Finally what would a discussion of pagan witchcraft be without a mention of Tituba, the Parris family's female slave? She was an important figure in the Salem trials, being one of the first accused and one of the first to confess. Some older histories (like Marion Starkey's The Devil in Massachusetts) state that Tituba practiced Voudoun, a non-Christian religion with African roots, and that she terrified Betty Parris and her cousin into hysteria by demonstrating traditional African magic to them. 

There is no evidence for this. Trial records only show that Tituba made a witch-cake (a type of English folk magic) at the urging of Mary Sibley, an English Puritan neighbor of the Parrises. There's no record of her practicing any type of Voudoun. Folklorist Samuel Drake and the poet Henry Wadsworth Longfellow are probably responsible for the idea that Tituba practiced Voudoun and it continues to spread today through Arthur Miller's play The Crucible and Ryan Murphy's TV show American Horror Story. Some historians think that Tituba was an Arawak Indian, not African, which makes it unlikely she would be familiar with an African religion. 


While there probably weren't any diabolic or even pagan witches in Salem there was still a lot of magic being practiced. For example here are more details about witch-cake Tituba made. It was made from flour and urine from an allegedly bewitched girl at the behest of the Parris's neighbor Mary Sibley. The cake would have been fed to a dog to see if the witchcraft symptoms (convulsions, fits, uncontrolled vocalizations, etc.) were transferred to the animal. If they were it meant the girl was bewitched.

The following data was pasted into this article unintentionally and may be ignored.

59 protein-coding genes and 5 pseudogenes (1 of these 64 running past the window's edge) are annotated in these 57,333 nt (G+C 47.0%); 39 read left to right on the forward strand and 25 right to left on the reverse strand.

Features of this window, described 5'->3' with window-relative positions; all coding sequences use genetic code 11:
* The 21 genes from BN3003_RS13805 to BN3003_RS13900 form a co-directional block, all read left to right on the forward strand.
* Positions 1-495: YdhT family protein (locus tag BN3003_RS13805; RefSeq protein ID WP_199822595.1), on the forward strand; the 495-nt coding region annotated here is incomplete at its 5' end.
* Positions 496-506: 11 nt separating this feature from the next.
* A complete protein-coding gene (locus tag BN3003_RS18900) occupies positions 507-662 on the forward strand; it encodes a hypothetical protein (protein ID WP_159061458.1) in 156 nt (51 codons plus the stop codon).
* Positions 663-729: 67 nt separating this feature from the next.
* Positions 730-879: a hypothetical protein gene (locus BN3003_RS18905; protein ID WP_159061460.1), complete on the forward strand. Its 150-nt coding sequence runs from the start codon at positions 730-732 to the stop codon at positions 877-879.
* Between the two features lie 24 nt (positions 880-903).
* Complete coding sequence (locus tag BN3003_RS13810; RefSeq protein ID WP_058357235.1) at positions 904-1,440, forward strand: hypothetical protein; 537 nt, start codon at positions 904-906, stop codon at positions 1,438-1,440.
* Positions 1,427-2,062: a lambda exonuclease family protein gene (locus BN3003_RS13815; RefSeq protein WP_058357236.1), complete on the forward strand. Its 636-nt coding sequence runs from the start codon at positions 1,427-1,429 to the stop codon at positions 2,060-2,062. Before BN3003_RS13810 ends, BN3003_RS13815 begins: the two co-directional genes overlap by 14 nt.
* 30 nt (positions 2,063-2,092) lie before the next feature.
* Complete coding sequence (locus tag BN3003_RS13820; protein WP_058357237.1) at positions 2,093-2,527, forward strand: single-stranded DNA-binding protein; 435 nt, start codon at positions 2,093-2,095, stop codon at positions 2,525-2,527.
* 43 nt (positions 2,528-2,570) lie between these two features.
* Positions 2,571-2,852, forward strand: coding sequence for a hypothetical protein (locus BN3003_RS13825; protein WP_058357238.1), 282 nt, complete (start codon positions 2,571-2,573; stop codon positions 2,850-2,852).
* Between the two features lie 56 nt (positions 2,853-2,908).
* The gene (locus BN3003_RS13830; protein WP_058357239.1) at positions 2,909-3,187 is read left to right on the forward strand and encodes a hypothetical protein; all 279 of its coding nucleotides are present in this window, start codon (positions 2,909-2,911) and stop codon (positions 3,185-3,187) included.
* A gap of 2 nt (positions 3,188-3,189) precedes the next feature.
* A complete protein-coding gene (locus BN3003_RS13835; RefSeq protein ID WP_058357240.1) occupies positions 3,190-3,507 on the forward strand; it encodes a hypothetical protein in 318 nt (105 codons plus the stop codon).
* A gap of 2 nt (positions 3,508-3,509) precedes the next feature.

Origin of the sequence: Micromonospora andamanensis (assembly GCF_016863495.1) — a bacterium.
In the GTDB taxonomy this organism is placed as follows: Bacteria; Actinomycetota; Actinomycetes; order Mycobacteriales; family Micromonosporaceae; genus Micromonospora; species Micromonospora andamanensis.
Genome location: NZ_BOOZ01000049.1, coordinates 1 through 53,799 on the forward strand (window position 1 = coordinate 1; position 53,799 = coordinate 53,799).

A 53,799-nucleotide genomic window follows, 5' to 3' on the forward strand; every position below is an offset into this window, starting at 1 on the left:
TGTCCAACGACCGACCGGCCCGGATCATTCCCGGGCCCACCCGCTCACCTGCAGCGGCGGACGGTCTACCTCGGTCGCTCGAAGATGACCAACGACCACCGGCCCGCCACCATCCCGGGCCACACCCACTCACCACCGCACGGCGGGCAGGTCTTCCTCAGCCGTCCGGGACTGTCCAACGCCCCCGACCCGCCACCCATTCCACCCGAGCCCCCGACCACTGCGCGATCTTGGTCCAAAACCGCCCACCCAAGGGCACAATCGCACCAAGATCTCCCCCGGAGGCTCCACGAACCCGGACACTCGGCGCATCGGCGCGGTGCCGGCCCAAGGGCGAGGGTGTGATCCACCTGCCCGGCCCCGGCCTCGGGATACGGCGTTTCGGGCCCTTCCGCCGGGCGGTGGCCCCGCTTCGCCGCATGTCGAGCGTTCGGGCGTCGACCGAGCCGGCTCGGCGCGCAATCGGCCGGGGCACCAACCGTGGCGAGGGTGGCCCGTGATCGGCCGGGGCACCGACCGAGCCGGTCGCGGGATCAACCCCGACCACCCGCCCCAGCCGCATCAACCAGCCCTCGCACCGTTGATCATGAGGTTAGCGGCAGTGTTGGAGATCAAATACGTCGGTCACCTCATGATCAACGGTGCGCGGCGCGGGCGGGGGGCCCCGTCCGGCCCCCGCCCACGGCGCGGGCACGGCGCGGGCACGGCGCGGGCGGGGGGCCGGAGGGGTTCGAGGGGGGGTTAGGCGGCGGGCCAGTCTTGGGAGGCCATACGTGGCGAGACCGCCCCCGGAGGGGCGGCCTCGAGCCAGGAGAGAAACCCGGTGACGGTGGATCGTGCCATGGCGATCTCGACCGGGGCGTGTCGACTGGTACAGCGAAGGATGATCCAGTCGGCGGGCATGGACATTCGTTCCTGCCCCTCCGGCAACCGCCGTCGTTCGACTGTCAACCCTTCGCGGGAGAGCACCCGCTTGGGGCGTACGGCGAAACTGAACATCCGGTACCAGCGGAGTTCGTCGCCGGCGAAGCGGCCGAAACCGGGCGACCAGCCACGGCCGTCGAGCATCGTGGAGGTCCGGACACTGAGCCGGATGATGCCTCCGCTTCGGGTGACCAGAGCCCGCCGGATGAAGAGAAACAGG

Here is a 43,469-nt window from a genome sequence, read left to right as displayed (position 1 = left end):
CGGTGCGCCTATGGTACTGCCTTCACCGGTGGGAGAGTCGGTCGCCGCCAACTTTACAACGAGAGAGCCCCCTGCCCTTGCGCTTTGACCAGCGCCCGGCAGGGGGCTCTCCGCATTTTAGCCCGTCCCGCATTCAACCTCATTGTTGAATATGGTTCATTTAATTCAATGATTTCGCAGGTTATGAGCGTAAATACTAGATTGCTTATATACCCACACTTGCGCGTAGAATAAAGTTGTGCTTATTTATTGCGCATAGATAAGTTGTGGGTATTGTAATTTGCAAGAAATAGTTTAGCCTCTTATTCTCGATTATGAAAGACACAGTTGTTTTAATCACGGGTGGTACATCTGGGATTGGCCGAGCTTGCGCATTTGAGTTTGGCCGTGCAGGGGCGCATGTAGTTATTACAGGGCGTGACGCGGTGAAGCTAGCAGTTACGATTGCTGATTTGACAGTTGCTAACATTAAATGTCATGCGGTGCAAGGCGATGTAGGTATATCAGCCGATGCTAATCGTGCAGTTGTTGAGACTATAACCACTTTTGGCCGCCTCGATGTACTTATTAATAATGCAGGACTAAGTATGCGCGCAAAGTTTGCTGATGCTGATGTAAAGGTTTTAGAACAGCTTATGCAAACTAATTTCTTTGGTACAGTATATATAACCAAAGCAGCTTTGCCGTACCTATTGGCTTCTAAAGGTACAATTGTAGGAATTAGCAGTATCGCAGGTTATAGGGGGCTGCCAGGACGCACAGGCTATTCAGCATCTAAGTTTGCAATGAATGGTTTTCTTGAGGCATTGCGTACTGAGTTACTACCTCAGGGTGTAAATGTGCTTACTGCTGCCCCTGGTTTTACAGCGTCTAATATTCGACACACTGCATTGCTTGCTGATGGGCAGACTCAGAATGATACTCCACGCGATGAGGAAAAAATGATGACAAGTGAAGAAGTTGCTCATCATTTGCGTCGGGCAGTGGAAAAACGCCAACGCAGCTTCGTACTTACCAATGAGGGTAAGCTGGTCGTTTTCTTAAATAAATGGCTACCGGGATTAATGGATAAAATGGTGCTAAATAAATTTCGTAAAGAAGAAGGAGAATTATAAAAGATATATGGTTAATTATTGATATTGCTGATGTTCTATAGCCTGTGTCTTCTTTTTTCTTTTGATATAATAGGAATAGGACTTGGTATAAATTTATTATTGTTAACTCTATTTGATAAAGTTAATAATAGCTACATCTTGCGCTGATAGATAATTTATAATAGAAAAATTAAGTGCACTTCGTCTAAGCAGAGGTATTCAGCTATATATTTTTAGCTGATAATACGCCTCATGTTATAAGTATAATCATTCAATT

Mary Sibley did not think this was witchcraft, although I think a lot of modern people might. She was just trying to be a helpful neighbor. Historians know that people from all levels of New England society practiced magic or consulted people who did. Ship captains met with astrologers to determine the best date to embark on a voyage. Young women examined egg whites to learn the career of their future husband. Homeowners nailed horseshoes above doors to keep out witches.

Various types of magic are mentioned in the Salem trial documents and in the sermons of New England's Puritan ministers, who exhorted their congregants to abandon magic and turn to God. The ministers thought that all types of magic came from the Devil, but the average person in colonial New England had a different view. Magic wasn't good or evil, it was just a tool to get things done. They weren't witches - they were just normal 17th century colonial English people.

Some forms of magic were probably passed on through oral tradition, like the witch-cake or using a horseshoe to protect your home. Others were learned from books. Accused witch Dorcas Hoar practiced palm-reading, which she said she read about in a book. Perhaps that's also how she learned to examine the veins in someone's eyes to foretell their longevity. Some of these magical techniques are still practiced today and you can get your palm read in Salem only a few block from where alleged witches were interrogated. 

So were there really any witches in Salem? Probably not, but there were a lot of people practicing magic and it's amazing that we know so much about what they did. Sometimes history can be just as weird as any legend or myth.